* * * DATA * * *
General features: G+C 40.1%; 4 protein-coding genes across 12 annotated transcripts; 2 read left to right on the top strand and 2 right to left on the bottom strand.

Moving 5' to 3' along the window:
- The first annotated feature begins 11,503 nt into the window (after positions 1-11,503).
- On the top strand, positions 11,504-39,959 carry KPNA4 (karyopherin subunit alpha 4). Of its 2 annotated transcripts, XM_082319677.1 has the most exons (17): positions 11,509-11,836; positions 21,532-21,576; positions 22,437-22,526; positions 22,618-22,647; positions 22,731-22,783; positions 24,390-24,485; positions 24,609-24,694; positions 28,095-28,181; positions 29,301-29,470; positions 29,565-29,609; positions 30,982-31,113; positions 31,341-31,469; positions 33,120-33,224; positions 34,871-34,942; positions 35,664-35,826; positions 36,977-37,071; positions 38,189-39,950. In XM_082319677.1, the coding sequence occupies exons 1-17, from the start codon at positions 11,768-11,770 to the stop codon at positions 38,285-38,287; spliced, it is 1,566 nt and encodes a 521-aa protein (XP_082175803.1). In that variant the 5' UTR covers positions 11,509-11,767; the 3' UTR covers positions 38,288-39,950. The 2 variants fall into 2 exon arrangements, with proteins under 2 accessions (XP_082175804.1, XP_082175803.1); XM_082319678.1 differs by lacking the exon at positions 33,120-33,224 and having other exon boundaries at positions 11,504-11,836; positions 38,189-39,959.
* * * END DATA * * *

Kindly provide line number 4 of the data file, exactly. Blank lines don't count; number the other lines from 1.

- On the top strand, positions 11,504-39,959 carry KPNA4 (karyopherin subunit alpha 4). Of its 2 annotated transcripts, XM_082319677.1 has the most exons (17): positions 11,509-11,836; positions 21,532-21,576; positions 22,437-22,526; positions 22,618-22,647; positions 22,731-22,783; positions 24,390-24,485; positions 24,609-24,694; positions 28,095-28,181; positions 29,301-29,470; positions 29,565-29,609; positions 30,982-31,113; positions 31,341-31,469; positions 33,120-33,224; positions 34,871-34,942; positions 35,664-35,826; positions 36,977-37,071; positions 38,189-39,950. In XM_082319677.1, the coding sequence occupies exons 1-17, from the start codon at positions 11,768-11,770 to the stop codon at positions 38,285-38,287; spliced, it is 1,566 nt and encodes a 521-aa protein (XP_082175803.1). In that variant the 5' UTR covers positions 11,509-11,767; the 3' UTR covers positions 38,288-39,950. The 2 variants fall into 2 exon arrangements, with proteins under 2 accessions (XP_082175804.1, XP_082175803.1); XM_082319678.1 differs by lacking the exon at positions 33,120-33,224 and having other exon boundaries at positions 11,504-11,836; positions 38,189-39,959.